I then consulted my culinary bible, the "Larousse Gastronomique," but to my surprise, yabbies were not mentioned anywhere in the book. This is understandable given that "yabbie" is a term used in Australia. I looked in the crayfish section because yabbies are a type of crayfish that lives in freshwater in Australia. There are many delicious recipes, but there is no indication of how to cook the food in a responsible manner.
Before beginning the cooking process, I made the decision to use two different methods to sedate them. One batch was stored in the refrigerator for longer than two hours. It will take longer than an hour because after an hour they were still scheming about how to escape the situation.
After that, I put the remaining portion in the freezer for twenty minutes. In reality, it took them closer to 35 minutes before they could be considered "asleep."
The Preparation of
It was finally time to put them in the oven. I had a large pot with a heavy base full of water that was boiling with some salt added to it. When it reached a rapid boil, it was time to turn it off.
Junior and I were examining the yabbies to determine whether or not they were prepared for the stew, and they all appeared to be very submissive. I, on the other hand, had already instructed Mac to go to the liquor store and purchase another bottle of wine, and I was nervously pacing around the kitchen at the time.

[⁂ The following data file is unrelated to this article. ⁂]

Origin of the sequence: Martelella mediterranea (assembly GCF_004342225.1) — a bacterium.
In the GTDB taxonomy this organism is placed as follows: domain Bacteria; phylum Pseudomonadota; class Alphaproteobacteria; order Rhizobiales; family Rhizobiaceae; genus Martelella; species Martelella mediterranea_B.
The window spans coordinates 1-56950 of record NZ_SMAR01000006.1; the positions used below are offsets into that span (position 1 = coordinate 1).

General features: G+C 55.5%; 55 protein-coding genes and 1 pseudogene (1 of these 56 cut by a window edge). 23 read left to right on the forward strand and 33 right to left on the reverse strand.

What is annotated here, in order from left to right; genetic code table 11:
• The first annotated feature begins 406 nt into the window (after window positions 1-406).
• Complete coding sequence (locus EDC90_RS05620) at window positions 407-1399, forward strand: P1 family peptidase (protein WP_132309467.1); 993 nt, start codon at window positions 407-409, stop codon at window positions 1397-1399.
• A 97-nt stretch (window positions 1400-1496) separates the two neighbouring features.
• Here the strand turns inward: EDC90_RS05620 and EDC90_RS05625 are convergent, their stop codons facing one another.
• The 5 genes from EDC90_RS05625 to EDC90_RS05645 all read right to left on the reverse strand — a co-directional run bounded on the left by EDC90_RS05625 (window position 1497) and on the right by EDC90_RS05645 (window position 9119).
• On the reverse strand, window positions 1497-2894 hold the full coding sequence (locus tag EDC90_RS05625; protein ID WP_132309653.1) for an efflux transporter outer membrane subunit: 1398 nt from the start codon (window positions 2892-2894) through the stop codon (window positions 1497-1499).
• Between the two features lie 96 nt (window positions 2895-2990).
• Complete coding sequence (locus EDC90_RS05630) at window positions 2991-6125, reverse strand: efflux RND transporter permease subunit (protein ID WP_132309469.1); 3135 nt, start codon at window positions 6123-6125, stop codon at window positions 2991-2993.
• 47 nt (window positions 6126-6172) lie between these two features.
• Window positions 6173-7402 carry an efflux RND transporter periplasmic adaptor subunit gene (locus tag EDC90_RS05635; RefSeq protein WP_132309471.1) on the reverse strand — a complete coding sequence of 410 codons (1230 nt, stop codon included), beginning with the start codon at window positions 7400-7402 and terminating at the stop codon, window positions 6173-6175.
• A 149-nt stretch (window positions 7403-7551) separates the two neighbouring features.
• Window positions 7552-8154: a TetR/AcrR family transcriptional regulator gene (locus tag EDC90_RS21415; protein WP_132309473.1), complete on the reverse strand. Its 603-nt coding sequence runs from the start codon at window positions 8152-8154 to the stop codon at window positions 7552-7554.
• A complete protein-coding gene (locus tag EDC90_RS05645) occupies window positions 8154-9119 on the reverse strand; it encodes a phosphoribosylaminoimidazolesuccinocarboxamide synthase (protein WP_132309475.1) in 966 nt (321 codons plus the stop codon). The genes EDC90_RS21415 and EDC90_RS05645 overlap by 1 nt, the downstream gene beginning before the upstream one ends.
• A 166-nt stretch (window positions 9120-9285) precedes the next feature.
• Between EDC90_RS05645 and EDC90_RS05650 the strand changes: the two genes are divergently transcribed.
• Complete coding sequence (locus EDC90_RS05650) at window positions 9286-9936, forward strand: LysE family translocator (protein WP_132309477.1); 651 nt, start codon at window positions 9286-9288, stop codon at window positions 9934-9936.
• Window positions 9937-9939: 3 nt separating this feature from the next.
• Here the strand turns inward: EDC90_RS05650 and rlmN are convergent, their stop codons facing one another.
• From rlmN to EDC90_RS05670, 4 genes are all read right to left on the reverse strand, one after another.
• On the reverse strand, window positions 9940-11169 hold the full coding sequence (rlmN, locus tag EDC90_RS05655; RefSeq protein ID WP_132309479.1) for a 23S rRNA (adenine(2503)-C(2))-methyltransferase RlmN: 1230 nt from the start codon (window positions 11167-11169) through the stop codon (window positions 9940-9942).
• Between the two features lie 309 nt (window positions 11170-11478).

The yabbies that are currently stored in the refrigerator were the first batch that I cooked. The refrigerator method was successful despite all of the yabbies being asleep.
As soon as I take them out of the refrigerator, I put as much effort as I can into getting them into the pot as soon as I can. I don't want them to get comfortable and start waking up. Some of them do begin to however. When they finally do reach the water, they naturally bring the temperature down, putting an end to my rapid boil. I am in a state of panic because I do not want them to endure as much pain as I am able to. It took what felt like an eternity for the water to return to a full boil after it had been simmering. In this particular pot, I was preparing seven yabbies.
Yes, they do shift around in the pot when they are first placed there. Reflexes The rude awakening was a rude shock. Nervous system attempting to free oneself from the scalding liquid so as to preserve one's life (okay, there wasn't much of a mad dash in the traditional sense) Some of them exhibited these cute little wiggles, which resulted in the release of air bubbles and eventually caused them to turn orange. At this point, I wished I had a lid that was not made of glass. I could have used that.